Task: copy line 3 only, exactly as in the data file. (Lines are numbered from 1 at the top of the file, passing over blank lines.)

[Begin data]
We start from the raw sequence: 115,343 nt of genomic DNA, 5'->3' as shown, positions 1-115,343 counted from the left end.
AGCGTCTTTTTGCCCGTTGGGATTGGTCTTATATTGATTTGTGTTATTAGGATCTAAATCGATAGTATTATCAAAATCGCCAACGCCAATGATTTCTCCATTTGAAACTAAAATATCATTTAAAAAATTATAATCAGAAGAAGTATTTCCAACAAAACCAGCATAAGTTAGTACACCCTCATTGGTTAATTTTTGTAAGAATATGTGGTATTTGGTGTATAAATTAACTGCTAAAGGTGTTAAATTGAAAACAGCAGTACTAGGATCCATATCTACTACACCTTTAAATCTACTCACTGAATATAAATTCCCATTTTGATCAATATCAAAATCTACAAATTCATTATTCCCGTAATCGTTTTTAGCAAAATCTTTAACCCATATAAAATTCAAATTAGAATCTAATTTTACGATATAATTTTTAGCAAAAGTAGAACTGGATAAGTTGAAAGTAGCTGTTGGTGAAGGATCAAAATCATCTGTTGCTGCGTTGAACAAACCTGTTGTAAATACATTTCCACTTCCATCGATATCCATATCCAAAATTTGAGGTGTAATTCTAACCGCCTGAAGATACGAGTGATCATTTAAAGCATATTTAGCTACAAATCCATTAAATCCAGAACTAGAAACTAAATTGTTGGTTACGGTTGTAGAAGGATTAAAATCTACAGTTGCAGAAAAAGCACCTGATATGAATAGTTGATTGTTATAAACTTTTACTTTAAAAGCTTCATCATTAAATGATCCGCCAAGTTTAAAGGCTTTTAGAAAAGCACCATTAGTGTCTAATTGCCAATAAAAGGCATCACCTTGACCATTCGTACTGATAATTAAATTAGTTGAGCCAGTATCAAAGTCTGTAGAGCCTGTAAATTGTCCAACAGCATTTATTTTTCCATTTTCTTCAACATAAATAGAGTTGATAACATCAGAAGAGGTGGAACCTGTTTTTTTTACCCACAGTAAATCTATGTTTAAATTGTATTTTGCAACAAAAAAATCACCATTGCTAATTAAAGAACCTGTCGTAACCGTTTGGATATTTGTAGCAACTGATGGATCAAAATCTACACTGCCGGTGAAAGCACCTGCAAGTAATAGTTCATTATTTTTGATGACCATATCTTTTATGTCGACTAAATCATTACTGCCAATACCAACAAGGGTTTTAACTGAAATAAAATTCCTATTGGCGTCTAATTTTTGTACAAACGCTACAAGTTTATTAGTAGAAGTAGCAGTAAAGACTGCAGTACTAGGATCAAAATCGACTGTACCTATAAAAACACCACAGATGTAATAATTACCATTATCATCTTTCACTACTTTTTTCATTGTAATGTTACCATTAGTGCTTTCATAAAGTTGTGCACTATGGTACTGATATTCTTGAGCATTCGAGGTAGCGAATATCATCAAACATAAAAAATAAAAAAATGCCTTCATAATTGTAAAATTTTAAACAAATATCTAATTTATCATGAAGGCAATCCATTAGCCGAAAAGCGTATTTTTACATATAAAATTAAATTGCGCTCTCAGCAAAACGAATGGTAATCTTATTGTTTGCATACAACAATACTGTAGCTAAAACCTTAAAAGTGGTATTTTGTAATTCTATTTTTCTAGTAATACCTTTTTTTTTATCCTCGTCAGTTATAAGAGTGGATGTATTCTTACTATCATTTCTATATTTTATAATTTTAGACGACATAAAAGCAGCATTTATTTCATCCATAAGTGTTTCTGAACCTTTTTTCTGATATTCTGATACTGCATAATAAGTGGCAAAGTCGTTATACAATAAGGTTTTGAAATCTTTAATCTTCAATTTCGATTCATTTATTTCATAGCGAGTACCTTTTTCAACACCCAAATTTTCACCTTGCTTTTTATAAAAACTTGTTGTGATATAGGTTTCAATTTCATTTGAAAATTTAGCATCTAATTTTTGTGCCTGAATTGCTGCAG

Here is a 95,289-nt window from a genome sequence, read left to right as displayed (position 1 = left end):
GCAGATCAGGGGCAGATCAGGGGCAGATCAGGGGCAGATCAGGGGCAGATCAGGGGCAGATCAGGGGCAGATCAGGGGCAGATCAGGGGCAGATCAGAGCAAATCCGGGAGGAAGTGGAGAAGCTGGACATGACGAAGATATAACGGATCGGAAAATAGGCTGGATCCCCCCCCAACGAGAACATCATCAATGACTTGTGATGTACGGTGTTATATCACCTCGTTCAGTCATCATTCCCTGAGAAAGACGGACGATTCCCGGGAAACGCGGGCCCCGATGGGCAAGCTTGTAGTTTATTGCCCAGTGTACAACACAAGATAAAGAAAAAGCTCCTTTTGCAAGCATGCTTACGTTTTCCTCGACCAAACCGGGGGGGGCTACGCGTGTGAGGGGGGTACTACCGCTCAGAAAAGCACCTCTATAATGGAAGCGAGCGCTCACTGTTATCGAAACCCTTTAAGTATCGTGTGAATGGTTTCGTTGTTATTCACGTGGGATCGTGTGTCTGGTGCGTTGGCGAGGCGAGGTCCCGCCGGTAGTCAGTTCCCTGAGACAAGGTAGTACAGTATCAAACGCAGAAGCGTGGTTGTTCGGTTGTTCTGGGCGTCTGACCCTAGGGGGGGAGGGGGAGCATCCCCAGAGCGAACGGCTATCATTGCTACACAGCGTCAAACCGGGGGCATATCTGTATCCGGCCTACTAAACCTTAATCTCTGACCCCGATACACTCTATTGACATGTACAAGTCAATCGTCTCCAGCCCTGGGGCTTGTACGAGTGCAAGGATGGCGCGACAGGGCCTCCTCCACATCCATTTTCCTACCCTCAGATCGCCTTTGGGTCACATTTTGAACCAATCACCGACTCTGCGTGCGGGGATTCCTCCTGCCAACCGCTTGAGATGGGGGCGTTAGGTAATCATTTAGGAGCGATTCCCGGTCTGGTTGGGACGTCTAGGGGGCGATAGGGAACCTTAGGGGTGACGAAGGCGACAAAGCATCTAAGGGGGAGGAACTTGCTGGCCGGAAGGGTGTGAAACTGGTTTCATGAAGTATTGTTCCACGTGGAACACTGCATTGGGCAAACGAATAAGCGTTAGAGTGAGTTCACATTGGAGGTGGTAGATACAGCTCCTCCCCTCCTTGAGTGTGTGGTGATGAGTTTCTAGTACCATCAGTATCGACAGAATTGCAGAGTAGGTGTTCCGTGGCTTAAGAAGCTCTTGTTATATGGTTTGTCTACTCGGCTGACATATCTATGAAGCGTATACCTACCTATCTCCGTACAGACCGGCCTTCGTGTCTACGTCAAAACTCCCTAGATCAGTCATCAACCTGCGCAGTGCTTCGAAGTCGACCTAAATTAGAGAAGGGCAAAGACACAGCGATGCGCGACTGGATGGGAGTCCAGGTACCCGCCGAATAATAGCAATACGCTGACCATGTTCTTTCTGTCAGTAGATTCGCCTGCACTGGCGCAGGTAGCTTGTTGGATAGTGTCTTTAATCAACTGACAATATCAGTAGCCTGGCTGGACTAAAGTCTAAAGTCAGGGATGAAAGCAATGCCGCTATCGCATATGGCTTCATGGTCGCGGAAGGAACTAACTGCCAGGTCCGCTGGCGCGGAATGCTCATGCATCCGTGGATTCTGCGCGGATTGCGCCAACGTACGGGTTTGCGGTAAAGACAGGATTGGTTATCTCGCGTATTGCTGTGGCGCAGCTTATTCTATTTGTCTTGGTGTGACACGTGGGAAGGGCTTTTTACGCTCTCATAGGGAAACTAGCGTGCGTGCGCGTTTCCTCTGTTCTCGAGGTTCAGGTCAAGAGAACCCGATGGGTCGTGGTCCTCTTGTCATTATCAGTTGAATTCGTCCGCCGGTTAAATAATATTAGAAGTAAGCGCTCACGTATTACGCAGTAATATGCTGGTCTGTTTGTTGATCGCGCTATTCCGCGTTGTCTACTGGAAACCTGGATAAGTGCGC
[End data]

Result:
Here is a 95,289-nt window from a genome sequence, read left to right as displayed (position 1 = left end):